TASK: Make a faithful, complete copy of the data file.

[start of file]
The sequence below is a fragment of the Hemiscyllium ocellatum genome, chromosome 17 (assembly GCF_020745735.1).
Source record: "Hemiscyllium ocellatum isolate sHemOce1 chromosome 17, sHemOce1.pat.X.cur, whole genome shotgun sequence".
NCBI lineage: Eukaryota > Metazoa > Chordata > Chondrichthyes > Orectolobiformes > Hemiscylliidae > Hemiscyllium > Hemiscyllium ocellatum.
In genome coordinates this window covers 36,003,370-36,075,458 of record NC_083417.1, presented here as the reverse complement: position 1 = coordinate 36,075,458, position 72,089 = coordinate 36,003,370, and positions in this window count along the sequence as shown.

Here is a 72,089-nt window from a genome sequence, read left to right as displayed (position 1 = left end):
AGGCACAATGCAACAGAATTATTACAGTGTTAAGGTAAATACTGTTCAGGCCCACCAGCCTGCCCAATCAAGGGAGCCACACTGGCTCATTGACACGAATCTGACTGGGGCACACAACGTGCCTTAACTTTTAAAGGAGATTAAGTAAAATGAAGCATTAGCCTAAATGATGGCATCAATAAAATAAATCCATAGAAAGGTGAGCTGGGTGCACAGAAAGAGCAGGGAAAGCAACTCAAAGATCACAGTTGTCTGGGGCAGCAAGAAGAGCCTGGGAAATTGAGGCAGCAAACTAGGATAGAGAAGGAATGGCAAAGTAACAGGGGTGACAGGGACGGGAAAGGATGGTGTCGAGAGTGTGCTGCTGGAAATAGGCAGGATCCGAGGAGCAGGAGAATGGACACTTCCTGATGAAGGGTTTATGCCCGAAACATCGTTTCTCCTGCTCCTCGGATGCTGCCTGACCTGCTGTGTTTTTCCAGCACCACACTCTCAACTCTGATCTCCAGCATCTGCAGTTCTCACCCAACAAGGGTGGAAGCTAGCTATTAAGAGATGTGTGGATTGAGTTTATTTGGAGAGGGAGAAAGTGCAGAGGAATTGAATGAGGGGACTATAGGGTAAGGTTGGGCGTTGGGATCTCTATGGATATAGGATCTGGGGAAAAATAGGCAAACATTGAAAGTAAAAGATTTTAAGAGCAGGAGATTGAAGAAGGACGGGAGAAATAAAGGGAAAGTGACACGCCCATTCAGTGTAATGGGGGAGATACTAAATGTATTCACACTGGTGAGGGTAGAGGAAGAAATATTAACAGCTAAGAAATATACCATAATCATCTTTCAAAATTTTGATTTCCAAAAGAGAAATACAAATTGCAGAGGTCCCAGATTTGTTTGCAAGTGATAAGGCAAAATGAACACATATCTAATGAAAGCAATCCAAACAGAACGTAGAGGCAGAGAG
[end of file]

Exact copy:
The sequence below is a fragment of the Hemiscyllium ocellatum genome, chromosome 17 (assembly GCF_020745735.1).
Source record: "Hemiscyllium ocellatum isolate sHemOce1 chromosome 17, sHemOce1.pat.X.cur, whole genome shotgun sequence".
NCBI lineage: Eukaryota > Metazoa > Chordata > Chondrichthyes > Orectolobiformes > Hemiscylliidae > Hemiscyllium > Hemiscyllium ocellatum.
In genome coordinates this window covers 36,003,370-36,075,458 of record NC_083417.1, presented here as the reverse complement: position 1 = coordinate 36,075,458, position 72,089 = coordinate 36,003,370, and positions in this window count along the sequence as shown.

Here is a 72,089-nt window from a genome sequence, read left to right as displayed (position 1 = left end):
AGGCACAATGCAACAGAATTATTACAGTGTTAAGGTAAATACTGTTCAGGCCCACCAGCCTGCCCAATCAAGGGAGCCACACTGGCTCATTGACACGAATCTGACTGGGGCACACAACGTGCCTTAACTTTTAAAGGAGATTAAGTAAAATGAAGCATTAGCCTAAATGATGGCATCAATAAAATAAATCCATAGAAAGGTGAGCTGGGTGCACAGAAAGAGCAGGGAAAGCAACTCAAAGATCACAGTTGTCTGGGGCAGCAAGAAGAGCCTGGGAAATTGAGGCAGCAAACTAGGATAGAGAAGGAATGGCAAAGTAACAGGGGTGACAGGGACGGGAAAGGATGGTGTCGAGAGTGTGCTGCTGGAAATAGGCAGGATCCGAGGAGCAGGAGAATGGACACTTCCTGATGAAGGGTTTATGCCCGAAACATCGTTTCTCCTGCTCCTCGGATGCTGCCTGACCTGCTGTGTTTTTCCAGCACCACACTCTCAACTCTGATCTCCAGCATCTGCAGTTCTCACCCAACAAGGGTGGAAGCTAGCTATTAAGAGATGTGTGGATTGAGTTTATTTGGAGAGGGAGAAAGTGCAGAGGAATTGAATGAGGGGACTATAGGGTAAGGTTGGGCGTTGGGATCTCTATGGATATAGGATCTGGGGAAAAATAGGCAAACATTGAAAGTAAAAGATTTTAAGAGCAGGAGATTGAAGAAGGACGGGAGAAATAAAGGGAAAGTGACACGCCCATTCAGTGTAATGGGGGAGATACTAAATGTATTCACACTGGTGAGGGTAGAGGAAGAAATATTAACAGCTAAGAAATATACCATAATCATCTTTCAAAATTTTGATTTCCAAAAGAGAAATACAAATTGCAGAGGTCCCAGATTTGTTTGCAAGTGATAAGGCAAAATGAACACATATCTAATGAAAGCAATCCAAACAGAACGTAGAGGCAGAGAG